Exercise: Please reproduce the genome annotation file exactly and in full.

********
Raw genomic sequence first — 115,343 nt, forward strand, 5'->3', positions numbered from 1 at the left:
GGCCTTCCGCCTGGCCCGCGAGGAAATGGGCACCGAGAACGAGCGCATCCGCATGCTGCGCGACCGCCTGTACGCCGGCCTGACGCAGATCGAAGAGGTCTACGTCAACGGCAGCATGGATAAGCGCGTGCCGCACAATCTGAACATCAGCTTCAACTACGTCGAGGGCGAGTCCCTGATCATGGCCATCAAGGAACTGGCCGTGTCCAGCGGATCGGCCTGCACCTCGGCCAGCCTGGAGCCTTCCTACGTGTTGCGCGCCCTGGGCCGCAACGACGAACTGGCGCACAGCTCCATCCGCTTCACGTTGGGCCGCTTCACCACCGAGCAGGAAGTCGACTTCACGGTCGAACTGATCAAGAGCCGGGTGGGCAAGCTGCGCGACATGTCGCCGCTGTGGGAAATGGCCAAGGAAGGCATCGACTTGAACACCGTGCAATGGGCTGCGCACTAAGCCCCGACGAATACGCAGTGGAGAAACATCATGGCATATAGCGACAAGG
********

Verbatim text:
Raw genomic sequence first — 115,343 nt, forward strand, 5'->3', positions numbered from 1 at the left:
GGCCTTCCGCCTGGCCCGCGAGGAAATGGGCACCGAGAACGAGCGCATCCGCATGCTGCGCGACCGCCTGTACGCCGGCCTGACGCAGATCGAAGAGGTCTACGTCAACGGCAGCATGGATAAGCGCGTGCCGCACAATCTGAACATCAGCTTCAACTACGTCGAGGGCGAGTCCCTGATCATGGCCATCAAGGAACTGGCCGTGTCCAGCGGATCGGCCTGCACCTCGGCCAGCCTGGAGCCTTCCTACGTGTTGCGCGCCCTGGGCCGCAACGACGAACTGGCGCACAGCTCCATCCGCTTCACGTTGGGCCGCTTCACCACCGAGCAGGAAGTCGACTTCACGGTCGAACTGATCAAGAGCCGGGTGGGCAAGCTGCGCGACATGTCGCCGCTGTGGGAAATGGCCAAGGAAGGCATCGACTTGAACACCGTGCAATGGGCTGCGCACTAAGCCCCGACGAATACGCAGTGGAGAAACATCATGGCATATAGCGACAAGG